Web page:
Teenagers may view all anxiety as problematic and drink to blunt the jitters that are a natural part of a budding romantic life. Unfortunately, anxiety, like stress, has gotten a bad rap. Nerves can get out of control, but feeling occasionally anxious is a normal and healthy part of life. And what could be more normal than feeling awkward about physical intimacy, especially when it is new and unfamiliar?
We do right by young people when we acknowledge that apprehension is to be expected in the early days of physical romance or when being intimate with a new person. As the psychologist Richard Weissbourd, the faculty director of Harvard University’s Making Caring Common Project, explains, the first forays into sexual activity are bound to be anxiety-provoking because that they are often “overloaded with expectations as well as worries about performance.”
It helps to remind teenagers that their nerves are not only normal, but designed to keep them safe. “When it comes to your love life,” we might say, “having butterflies can be part of the fun. But if you find yourself in a situation that makes you really nervous, pay attention to that warning signal. The last thing you should do is start drinking to relax.”
They Think Everybody Else Is Having Drunken Hookups
The popular media has done its part to suggest that drunken one-night stands have replaced courtship and romance among young people. According to Ms. Orenstein, “This is the script that gets handed down: You’re supposed to get super wasted and have sex with somebody.” When teenagers believe they should be making out with virtual strangers, “the only way to do that,” notes Ms. Orenstein, is to drink “to numb their anxiety and embarrassment about it.”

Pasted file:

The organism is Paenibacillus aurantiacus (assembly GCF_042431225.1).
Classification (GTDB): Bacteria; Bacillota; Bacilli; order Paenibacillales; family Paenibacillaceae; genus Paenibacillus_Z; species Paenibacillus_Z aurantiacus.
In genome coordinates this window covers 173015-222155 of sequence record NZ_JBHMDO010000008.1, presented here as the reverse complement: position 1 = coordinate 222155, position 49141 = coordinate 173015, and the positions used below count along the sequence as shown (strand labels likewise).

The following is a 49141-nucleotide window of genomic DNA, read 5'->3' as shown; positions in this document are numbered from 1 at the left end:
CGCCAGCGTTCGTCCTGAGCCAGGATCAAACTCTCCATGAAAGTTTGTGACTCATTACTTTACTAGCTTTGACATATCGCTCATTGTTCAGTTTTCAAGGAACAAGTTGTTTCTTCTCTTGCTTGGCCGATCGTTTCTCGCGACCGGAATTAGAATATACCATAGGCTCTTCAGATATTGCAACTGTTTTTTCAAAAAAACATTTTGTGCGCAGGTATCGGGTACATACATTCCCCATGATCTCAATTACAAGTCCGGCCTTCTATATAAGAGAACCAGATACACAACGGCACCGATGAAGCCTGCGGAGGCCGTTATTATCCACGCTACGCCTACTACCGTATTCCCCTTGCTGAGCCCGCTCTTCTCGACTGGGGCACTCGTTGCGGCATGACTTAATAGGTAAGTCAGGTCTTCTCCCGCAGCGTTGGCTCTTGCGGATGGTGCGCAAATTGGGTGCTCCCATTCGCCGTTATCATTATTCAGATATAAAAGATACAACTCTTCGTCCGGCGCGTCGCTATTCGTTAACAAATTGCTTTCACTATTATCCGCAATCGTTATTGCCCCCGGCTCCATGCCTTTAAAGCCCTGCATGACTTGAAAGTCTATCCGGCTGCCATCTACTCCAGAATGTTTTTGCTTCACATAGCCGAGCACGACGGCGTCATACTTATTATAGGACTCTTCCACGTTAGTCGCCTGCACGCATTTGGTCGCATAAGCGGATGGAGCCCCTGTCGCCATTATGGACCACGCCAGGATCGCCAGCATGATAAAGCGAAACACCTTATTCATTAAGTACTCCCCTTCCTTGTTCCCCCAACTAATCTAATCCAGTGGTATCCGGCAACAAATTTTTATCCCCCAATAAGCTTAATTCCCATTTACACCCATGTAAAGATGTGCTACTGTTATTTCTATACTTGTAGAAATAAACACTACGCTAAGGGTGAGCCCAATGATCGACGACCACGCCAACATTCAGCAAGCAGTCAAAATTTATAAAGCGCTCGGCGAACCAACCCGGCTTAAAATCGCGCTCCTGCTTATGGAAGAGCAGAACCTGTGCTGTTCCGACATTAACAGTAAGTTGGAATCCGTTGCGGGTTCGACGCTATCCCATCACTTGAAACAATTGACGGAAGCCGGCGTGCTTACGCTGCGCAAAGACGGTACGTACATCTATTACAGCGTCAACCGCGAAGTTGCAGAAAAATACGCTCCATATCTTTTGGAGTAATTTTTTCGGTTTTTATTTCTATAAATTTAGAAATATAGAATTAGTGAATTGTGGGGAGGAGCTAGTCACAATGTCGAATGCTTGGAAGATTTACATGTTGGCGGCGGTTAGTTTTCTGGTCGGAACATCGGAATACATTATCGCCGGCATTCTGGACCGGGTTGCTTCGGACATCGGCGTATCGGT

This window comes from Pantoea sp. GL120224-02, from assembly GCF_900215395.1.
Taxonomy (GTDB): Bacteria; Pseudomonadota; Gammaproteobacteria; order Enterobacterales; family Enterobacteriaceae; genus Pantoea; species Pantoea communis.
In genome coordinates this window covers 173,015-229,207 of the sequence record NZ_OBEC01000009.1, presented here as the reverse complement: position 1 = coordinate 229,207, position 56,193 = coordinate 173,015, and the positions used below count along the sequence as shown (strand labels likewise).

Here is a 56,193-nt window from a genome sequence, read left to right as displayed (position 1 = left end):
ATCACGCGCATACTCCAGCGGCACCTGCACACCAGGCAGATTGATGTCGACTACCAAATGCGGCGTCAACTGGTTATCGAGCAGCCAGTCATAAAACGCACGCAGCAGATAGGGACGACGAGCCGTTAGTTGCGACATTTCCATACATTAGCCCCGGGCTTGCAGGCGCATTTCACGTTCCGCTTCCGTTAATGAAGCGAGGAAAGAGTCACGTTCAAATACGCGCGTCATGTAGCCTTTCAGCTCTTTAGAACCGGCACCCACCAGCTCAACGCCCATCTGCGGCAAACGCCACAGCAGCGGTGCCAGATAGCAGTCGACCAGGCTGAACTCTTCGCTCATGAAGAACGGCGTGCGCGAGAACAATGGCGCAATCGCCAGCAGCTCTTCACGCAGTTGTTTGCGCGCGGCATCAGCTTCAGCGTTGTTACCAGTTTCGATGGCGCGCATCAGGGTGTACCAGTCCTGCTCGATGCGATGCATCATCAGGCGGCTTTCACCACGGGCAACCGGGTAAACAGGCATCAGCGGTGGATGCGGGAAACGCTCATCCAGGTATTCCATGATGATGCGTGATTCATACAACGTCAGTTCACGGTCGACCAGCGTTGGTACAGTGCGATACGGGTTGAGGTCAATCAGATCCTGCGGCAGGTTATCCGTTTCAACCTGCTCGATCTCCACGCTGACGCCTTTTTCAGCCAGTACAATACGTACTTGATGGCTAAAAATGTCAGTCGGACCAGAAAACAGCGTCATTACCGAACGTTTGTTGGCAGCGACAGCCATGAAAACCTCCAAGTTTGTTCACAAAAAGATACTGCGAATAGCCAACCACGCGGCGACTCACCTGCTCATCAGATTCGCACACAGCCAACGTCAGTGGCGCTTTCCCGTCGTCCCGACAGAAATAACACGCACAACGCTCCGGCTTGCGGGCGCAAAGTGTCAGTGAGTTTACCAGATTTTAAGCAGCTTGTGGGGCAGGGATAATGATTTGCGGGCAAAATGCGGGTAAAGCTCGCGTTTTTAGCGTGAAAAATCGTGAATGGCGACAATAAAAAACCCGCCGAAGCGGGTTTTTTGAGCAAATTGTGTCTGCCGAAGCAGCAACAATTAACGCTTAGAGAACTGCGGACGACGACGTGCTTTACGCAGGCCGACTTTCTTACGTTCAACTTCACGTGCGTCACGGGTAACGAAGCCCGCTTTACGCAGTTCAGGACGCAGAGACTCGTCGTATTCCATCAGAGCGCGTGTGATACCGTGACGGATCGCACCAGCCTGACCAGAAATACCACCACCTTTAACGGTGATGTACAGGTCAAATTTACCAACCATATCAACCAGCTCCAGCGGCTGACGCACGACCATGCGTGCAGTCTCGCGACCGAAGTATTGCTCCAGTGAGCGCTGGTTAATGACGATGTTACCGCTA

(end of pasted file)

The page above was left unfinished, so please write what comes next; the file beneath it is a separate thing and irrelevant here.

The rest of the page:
Interestingly, the perceptions of hookup culture don’t match the reality. In truth, today’s adolescents are less likely to have had sex than those of previous generations. And among sexually active 18- and 19-year-olds, only a quarter had more than one sexual partner in the last year.
Adults can helpfully subvert the hookup culture narrative by encouraging teenagers to disbelieve the hype. For example, we can let them in on the results of a Making Caring Common survey that asked 18- to 25-year-olds to describe their ideal Friday night. Eighty-four percent of the respondents said they’d prefer to have sex in the context of a serious relationship, or do something else altogether, over having a casual hookup.